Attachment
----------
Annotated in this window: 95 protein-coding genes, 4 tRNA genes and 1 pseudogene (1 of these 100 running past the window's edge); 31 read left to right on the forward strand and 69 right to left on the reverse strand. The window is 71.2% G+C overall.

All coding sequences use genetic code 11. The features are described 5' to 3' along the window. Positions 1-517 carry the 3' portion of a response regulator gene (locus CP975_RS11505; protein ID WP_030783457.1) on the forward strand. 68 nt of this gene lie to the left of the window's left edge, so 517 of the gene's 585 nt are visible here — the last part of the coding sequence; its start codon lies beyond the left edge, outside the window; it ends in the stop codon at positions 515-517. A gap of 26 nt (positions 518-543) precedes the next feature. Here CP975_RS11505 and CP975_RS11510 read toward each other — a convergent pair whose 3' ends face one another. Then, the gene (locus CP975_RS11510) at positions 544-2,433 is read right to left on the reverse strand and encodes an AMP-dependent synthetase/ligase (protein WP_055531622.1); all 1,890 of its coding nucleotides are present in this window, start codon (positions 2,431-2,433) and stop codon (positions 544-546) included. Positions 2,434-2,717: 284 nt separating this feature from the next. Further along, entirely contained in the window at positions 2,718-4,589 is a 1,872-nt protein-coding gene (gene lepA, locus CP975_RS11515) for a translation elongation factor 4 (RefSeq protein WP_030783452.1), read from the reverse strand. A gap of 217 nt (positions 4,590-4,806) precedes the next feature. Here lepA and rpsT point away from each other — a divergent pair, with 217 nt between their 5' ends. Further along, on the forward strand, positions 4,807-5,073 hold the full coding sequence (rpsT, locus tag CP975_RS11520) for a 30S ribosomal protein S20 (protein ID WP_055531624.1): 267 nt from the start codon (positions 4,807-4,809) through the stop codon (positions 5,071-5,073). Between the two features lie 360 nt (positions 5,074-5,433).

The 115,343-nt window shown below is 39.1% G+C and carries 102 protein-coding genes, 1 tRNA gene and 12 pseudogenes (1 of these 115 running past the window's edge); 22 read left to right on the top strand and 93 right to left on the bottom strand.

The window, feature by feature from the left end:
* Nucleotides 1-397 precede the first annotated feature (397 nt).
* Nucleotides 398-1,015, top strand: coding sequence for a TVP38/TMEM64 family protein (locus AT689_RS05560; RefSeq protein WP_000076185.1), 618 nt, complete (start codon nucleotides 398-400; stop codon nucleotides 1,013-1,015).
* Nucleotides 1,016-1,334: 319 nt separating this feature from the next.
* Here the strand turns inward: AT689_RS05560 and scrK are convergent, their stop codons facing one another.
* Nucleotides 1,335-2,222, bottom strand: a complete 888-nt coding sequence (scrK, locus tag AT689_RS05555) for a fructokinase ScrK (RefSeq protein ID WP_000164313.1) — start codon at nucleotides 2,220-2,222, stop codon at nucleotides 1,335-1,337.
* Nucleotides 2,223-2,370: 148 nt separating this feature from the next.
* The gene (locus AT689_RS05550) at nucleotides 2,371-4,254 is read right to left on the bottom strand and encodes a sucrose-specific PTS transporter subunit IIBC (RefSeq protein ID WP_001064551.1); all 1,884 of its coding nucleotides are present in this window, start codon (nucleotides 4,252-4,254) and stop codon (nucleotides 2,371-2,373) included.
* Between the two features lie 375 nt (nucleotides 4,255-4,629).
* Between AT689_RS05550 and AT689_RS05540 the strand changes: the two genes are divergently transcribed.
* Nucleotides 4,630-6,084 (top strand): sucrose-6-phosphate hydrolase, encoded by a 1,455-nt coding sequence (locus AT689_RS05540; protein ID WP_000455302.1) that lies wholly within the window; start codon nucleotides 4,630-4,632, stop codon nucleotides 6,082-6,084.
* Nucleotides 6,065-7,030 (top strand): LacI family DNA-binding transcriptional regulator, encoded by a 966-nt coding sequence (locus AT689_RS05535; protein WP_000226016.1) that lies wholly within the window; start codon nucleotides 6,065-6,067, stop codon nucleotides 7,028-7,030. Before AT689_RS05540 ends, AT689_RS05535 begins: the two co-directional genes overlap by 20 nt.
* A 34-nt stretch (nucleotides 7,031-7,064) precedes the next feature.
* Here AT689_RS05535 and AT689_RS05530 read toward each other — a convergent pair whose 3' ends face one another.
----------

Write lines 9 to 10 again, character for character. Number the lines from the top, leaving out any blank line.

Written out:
* Nucleotides 1,335-2,222, bottom strand: a complete 888-nt coding sequence (scrK, locus tag AT689_RS05555) for a fructokinase ScrK (RefSeq protein ID WP_000164313.1) — start codon at nucleotides 2,220-2,222, stop codon at nucleotides 1,335-1,337.
* Nucleotides 2,223-2,370: 148 nt separating this feature from the next.